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The Duel of Honor: Screening For Unobservable Social Capital

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  • Douglas W. Allen
  • Clyde G. Reed

Abstract

The duel of honor was a highly ritualized violent activity practiced (mostly) by aristocrats from about 1500 to 1900. The duel of honor was held in private, was attended by seconds and other members of society, was illegal, and often resulted from trivial incidents. Duels were fought according to strict codes, their lethality fell over time, and certain members of society were not allowed to duel. We argue dueling functioned as a screen for unobservable investments in social capital. Social capital was used during this period to support political transactions in an age when high civil service appointments were made through patronage. The screening hypothesis explains the puzzling features of the duel of honor, its rise and fall over time and locations, and the differences between European and American duels. In a state of highly polished society, an affront is held to be a serious injury. It must, therefore, be resented, or rather a duel must be fought upon it; as men have agreed to banish from their society one who puts up with an affront without fighting a duel. --Samuel Johnson, quoted in James Boswell Copyright 2006, Oxford University Press.

Suggested Citation

  • Douglas W. Allen & Clyde G. Reed, 2006. "The Duel of Honor: Screening For Unobservable Social Capital," American Law and Economics Review, Oxford University Press, vol. 8(1), pages 81-115.
  • Handle: RePEc:oup:amlawe:v:8:y:2006:i:1:p:81-115
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    File URL: http://hdl.handle.net/10.1093/aler/ahj006
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    Cited by:

    1. Allen, Douglas W., 2009. "A theory of the pre-modern British aristocracy," Explorations in Economic History, Elsevier, vol. 46(3), pages 299-313, July.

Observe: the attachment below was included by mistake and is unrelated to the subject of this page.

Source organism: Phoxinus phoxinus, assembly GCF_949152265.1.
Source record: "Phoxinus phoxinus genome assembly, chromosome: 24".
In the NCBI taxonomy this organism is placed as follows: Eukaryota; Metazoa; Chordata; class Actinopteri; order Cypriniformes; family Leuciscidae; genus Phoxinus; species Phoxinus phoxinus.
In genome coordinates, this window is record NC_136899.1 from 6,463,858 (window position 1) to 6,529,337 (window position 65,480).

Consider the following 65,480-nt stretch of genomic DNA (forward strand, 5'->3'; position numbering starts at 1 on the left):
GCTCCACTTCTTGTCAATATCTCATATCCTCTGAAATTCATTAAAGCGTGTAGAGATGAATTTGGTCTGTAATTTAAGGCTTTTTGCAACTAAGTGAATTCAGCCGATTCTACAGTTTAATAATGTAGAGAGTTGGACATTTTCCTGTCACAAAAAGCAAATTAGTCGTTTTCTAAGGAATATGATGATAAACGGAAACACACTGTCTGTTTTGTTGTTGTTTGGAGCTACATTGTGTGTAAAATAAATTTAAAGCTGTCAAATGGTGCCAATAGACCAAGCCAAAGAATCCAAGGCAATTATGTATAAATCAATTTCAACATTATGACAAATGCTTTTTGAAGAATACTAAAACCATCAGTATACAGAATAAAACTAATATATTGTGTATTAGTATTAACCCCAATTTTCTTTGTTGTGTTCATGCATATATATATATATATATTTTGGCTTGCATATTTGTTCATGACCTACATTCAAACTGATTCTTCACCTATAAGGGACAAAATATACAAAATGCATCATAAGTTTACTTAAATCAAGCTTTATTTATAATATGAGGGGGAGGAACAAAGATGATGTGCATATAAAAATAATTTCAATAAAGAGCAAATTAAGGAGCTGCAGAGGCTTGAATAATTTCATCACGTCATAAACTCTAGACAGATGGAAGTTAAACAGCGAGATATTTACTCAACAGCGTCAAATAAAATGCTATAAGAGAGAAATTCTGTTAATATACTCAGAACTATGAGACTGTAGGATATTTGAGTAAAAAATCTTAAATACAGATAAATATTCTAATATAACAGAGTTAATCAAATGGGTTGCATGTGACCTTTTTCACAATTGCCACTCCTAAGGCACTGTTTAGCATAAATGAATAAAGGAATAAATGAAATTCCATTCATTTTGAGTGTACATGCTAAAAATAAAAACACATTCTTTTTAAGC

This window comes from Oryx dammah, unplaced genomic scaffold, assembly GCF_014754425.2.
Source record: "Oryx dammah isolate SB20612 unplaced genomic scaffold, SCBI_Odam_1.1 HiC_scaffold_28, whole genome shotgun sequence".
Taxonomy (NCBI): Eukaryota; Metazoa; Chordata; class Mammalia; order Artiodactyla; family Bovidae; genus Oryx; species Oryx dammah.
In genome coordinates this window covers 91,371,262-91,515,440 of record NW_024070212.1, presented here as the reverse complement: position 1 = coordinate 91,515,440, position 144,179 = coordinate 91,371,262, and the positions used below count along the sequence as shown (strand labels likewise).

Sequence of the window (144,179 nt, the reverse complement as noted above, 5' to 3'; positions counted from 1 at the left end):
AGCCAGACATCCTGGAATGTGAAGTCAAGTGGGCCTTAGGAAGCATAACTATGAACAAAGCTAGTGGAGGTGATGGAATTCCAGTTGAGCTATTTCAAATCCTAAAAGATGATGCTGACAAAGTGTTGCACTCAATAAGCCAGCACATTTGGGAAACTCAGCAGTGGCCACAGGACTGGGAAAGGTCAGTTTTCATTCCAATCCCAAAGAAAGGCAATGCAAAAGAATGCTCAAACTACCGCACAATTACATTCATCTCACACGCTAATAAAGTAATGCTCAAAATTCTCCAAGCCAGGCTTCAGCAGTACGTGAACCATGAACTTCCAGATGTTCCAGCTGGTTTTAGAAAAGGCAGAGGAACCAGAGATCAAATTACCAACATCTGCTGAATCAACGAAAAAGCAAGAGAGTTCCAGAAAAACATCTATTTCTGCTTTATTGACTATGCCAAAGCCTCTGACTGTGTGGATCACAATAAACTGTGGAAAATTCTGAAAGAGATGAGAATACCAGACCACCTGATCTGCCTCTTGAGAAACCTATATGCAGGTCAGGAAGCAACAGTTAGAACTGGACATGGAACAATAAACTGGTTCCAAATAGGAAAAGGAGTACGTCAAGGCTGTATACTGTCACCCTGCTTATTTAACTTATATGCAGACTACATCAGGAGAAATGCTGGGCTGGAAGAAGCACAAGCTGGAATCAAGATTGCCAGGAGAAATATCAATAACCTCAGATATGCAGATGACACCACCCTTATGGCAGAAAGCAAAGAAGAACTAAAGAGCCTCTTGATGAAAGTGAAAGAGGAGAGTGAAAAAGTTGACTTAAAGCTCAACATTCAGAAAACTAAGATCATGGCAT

2. Srivastava, Vatsalya, 2017. "The Sorry Clause (revision of CentER DP 2016-008)," Discussion Paper 2017-002, Tilburg University, Center for Economic Research.
    3. Hassani Mahmooei, Behrooz & Vahabi, Mehrdad, 2012. "Dueling for honor and identity economics," MPRA Paper 44370, University Library of Munich, Germany.
    4. Srivastava, Vatsalya, 2017. "The Sorry Clause (Revision of TILEC DP 2016-004)," Discussion Paper 2017-002, Tilburg University, Tilburg Law and Economic Center.
    5. Antony W. Dnes & Nuno Garoupa, 2010. "Behavior, Human Capital and the Formation of Gangs," Kyklos, Wiley Blackwell, vol. 63(4), pages 517-529, November.
    6. Srivastava, Vatsalya, 2016. "The Sorry Clause," Discussion Paper 2016-008, Tilburg University, Center for Economic Research.
    7. Vahabi, Mehrdad & Hassani-Mahmooei, Behrooz, 2016. "The role of identity and authority from anarchy to order: Insights from modeling the trajectory of dueling in Europe," Economic Modelling, Elsevier, vol. 55(C), pages 57-72.
    8. Srivastava, Vatsalya, 2016. "The Sorry Clause," Discussion Paper 2016-004, Tilburg University, Tilburg Law and Economic Center.

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